Benefits of Ground Penetrating Radar

Ground-penetrating radar has many pluses – hence it has become increasingly commonly used. Scanning concrete with GPR comes with many benefits:

Accurate Imaging

Generally speaking, GPR surveys offer accurate images, the opportunity to analyze slices at different depths, offers the orientation and the depth of embedded objects. For instance, the Conquest 100, or any other dual-technology system that combines Power Cable Detection systems and GPR, they go a step ahead and determine which conduits hold harmful current carrying power lines.

Workflow Integration

In general, service providers should fit seamlessly into the workflow and their customer’s project management, particularly when it comes to large projects. They can actually gain a competitive advantage by providing ways to reduce money and time from the processes of considerably larger projects. For instance, real-time assessment of scanned results by off-site reviewers can cut down the time between scanning and cutting, usually preventing the need for another site visit.

Effective in Order to be Efficient

Although the need for these services rises, it’s hard to find the dollars available for paying them. It’s a real competitive advantage to have the reputation and ability to perform a thorough job without errors or repeated visits. Speed is good, but effectiveness is better. Fortunately, professional-grade can offer this advantage. Providers must have a well-matched effort to their site conditions, carrying out reconnaissance scans to determine if and where a fuller scan is needed.

Difficult Sites

Small as they are, GPR sensors can be useful in tight spaces and any orientation on ceilings, walls, and floors. Essentially, applications of GPR are done from the exposed surface and can find features in slab-on-grade. What’s more, it can pinpoint voids in the surrounding materials. By deploying the GPR sensor on a vehicle-towed platform or a cart, you can map larger areas more efficiently.


It’s always a preferable option to consider assessment and testing without costly and dangerous destructive testing. Even where costly coring or destructive testing is needed, targeting where it is can save money and time and can be most effective.


Many can think of GPR as many tools in one and provides owners the opportunity of breaking into new activities and businesses. From marking ahead of coring or cutting to evaluating the deterioration of rebar, providing due-diligence records, to investigating structural components, a good GPR system can perform it all.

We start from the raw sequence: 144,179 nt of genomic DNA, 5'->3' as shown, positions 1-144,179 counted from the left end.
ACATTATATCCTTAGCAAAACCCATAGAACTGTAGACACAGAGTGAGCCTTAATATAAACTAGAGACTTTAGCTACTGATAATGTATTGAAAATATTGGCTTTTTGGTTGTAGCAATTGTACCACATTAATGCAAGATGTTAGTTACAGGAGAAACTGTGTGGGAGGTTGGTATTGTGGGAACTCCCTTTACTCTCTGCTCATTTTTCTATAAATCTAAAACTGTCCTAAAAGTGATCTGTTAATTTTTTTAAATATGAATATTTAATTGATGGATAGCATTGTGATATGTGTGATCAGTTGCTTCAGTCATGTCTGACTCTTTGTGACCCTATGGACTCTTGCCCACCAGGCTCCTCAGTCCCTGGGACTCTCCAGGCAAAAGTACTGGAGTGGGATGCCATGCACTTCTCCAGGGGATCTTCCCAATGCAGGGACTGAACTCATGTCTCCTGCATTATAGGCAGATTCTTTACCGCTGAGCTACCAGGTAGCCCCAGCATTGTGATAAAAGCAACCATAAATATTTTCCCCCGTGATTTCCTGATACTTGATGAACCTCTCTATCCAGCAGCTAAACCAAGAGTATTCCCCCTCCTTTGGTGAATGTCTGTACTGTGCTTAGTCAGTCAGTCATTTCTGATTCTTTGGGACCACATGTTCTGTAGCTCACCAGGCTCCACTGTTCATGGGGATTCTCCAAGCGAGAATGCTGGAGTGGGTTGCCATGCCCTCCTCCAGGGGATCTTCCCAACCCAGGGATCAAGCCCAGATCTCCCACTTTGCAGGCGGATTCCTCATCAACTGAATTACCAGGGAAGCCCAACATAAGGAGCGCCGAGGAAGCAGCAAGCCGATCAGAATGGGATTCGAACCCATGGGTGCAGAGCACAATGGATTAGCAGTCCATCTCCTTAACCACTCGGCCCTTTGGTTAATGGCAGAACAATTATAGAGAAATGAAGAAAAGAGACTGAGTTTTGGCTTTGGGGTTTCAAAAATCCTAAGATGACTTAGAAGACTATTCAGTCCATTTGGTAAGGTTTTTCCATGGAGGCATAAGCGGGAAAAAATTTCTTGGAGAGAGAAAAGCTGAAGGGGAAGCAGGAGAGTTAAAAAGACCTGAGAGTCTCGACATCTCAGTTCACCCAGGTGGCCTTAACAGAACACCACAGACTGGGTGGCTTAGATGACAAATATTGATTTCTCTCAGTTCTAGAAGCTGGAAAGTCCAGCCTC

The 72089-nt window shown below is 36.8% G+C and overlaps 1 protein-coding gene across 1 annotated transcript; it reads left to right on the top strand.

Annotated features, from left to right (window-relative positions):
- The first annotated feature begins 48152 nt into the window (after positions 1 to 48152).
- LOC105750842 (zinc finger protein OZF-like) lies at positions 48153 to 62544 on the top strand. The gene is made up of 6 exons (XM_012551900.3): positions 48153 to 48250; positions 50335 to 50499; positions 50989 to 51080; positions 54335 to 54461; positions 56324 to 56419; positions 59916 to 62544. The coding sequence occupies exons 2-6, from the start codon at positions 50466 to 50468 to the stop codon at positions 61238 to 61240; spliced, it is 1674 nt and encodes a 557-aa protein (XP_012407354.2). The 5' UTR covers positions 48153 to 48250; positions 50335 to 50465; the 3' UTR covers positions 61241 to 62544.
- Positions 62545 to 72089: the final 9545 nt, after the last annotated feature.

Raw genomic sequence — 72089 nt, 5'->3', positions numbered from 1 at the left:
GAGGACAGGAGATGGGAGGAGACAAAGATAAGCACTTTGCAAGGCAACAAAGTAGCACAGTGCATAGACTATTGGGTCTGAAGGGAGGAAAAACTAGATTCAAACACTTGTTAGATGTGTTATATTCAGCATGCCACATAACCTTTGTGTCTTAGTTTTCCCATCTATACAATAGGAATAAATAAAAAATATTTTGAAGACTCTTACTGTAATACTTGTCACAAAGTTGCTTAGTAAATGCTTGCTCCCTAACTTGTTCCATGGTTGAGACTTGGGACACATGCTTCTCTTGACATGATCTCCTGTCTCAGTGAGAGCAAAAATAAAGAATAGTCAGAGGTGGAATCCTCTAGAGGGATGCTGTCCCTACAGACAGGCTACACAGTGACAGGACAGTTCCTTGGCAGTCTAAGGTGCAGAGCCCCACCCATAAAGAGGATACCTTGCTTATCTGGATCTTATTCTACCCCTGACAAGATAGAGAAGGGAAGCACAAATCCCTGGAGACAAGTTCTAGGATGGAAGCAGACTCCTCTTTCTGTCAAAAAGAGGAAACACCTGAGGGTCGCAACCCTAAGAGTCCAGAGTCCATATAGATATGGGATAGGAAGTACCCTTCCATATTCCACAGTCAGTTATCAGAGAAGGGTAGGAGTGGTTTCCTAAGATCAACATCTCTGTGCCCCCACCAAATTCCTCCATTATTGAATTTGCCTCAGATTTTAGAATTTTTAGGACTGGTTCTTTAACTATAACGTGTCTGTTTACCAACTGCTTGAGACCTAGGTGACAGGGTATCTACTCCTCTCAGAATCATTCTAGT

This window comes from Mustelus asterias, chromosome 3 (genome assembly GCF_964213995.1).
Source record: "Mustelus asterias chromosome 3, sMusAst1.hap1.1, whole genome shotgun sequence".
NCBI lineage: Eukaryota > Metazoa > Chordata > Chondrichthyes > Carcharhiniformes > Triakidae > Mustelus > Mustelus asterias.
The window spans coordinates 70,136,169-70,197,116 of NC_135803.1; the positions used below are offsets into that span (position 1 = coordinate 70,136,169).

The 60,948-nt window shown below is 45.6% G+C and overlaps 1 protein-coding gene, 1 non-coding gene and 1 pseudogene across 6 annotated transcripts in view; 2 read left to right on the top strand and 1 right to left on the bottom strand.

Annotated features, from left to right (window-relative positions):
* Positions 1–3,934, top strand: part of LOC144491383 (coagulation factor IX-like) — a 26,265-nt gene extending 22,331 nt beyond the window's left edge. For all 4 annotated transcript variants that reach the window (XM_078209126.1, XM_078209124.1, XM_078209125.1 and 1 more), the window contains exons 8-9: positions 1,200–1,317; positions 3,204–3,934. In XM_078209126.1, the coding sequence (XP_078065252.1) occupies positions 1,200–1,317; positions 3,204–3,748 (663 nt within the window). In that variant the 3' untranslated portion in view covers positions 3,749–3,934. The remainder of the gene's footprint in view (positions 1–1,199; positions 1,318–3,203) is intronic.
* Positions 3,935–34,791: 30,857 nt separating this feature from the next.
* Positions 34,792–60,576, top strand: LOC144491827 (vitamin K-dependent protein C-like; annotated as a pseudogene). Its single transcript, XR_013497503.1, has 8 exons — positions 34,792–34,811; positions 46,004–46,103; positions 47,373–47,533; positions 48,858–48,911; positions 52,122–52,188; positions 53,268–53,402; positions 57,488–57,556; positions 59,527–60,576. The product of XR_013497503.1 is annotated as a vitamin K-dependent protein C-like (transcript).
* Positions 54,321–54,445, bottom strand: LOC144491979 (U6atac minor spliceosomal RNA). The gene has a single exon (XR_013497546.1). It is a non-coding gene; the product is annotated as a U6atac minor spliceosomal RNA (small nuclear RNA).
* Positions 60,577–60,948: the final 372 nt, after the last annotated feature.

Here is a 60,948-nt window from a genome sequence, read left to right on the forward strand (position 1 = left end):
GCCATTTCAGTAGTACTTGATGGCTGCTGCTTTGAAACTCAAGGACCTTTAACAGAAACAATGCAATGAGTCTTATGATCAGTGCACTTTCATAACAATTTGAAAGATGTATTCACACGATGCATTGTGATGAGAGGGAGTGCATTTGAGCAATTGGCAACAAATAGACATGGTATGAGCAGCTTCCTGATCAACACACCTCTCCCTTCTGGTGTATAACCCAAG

Health and Safety

In general, there are significant social, financial, and regulatory reasons for being concerned regarding workplace safety, and the most effective techniques to deal with these issues is GPR. Apart from GPR being harmless to the infrastructure, it isn’t harmful to the operators or the general public. Without causing any risk to the people around you, you can safely apply GPR in a crowded public setting.


Typically, modern GPR systems are easy to use and cheap, needing no certification costs, and very little training. Advanced data processing has automated almost all of the processes, even automated reports where required. Also, owners can gain from detailed usage records offered by leading GPR systems, knowing where the system was when it was used, and what it was used for.

For a few years now, there have been concrete scanning GPR products, but their use was restricted because of the challenges in data interpretation and the need for experienced technicians. Sensors & Software developed a complicated and costly technology into solutions that are affordable and easy-to-use. Advancements in both software and hardware, including improvement in user interfaces, sensors to detect the magnetic fields linked with current-carrying electric cables, and combining GPR with other complementary technologies have all resulted in making the use of GPR a reliable, economical, and widely accepted technique for identifying services and objects embedded in concrete. 

This technology’s recent iterations transform data into 3D volume images that can later be displayed as plan maps at specific depths or as volume renderings. They present these images with corollary data in detailed engineering reports. It’s a significant competitive advantage to create and share these images promptly.